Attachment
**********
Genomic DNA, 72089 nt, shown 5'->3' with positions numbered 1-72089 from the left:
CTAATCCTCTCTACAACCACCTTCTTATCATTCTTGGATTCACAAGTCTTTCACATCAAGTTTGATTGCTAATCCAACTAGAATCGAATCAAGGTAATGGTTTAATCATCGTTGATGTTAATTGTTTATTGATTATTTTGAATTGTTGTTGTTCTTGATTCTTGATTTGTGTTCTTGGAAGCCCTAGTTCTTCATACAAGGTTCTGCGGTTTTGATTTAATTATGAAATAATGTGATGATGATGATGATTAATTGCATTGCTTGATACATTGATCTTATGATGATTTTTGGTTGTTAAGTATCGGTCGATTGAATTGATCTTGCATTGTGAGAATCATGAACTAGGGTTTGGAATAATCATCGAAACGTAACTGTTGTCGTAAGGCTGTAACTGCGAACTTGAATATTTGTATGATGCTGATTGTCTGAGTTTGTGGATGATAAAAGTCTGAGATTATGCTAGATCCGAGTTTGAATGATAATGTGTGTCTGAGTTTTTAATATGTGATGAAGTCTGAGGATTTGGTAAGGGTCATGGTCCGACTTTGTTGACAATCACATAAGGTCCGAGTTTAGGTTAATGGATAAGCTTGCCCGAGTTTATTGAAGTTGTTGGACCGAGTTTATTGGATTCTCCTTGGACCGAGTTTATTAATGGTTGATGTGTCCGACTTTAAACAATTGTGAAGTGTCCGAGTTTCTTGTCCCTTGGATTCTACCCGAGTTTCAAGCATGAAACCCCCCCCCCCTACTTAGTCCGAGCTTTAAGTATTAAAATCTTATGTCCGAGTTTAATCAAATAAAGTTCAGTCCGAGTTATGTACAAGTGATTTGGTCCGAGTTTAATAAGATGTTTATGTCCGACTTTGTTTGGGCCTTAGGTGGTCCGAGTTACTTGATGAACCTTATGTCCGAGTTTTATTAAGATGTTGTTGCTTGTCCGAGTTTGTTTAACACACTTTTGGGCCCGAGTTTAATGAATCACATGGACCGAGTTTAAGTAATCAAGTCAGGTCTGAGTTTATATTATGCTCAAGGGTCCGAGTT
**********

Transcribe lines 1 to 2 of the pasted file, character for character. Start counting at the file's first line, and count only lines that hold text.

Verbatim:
Genomic DNA, 72089 nt, shown 5'->3' with positions numbered 1-72089 from the left:
CTAATCCTCTCTACAACCACCTTCTTATCATTCTTGGATTCACAAGTCTTTCACATCAAGTTTGATTGCTAATCCAACTAGAATCGAATCAAGGTAATGGTTTAATCATCGTTGATGTTAATTGTTTATTGATTATTTTGAATTGTTGTTGTTCTTGATTCTTGATTTGTGTTCTTGGAAGCCCTAGTTCTTCATACAAGGTTCTGCGGTTTTGATTTAATTATGAAATAATGTGATGATGATGATGATTAATTGCATTGCTTGATACATTGATCTTATGATGATTTTTGGTTGTTAAGTATCGGTCGATTGAATTGATCTTGCATTGTGAGAATCATGAACTAGGGTTTGGAATAATCATCGAAACGTAACTGTTGTCGTAAGGCTGTAACTGCGAACTTGAATATTTGTATGATGCTGATTGTCTGAGTTTGTGGATGATAAAAGTCTGAGATTATGCTAGATCCGAGTTTGAATGATAATGTGTGTCTGAGTTTTTAATATGTGATGAAGTCTGAGGATTTGGTAAGGGTCATGGTCCGACTTTGTTGACAATCACATAAGGTCCGAGTTTAGGTTAATGGATAAGCTTGCCCGAGTTTATTGAAGTTGTTGGACCGAGTTTATTGGATTCTCCTTGGACCGAGTTTATTAATGGTTGATGTGTCCGACTTTAAACAATTGTGAAGTGTCCGAGTTTCTTGTCCCTTGGATTCTACCCGAGTTTCAAGCATGAAACCCCCCCCCCCTACTTAGTCCGAGCTTTAAGTATTAAAATCTTATGTCCGAGTTTAATCAAATAAAGTTCAGTCCGAGTTATGTACAAGTGATTTGGTCCGAGTTTAATAAGATGTTTATGTCCGACTTTGTTTGGGCCTTAGGTGGTCCGAGTTACTTGATGAACCTTATGTCCGAGTTTTATTAAGATGTTGTTGCTTGTCCGAGTTTGTTTAACACACTTTTGGGCCCGAGTTTAATGAATCACATGGACCGAGTTTAAGTAATCAAGTCAGGTCTGAGTTTATATTATGCTCAAGGGTCCGAGTT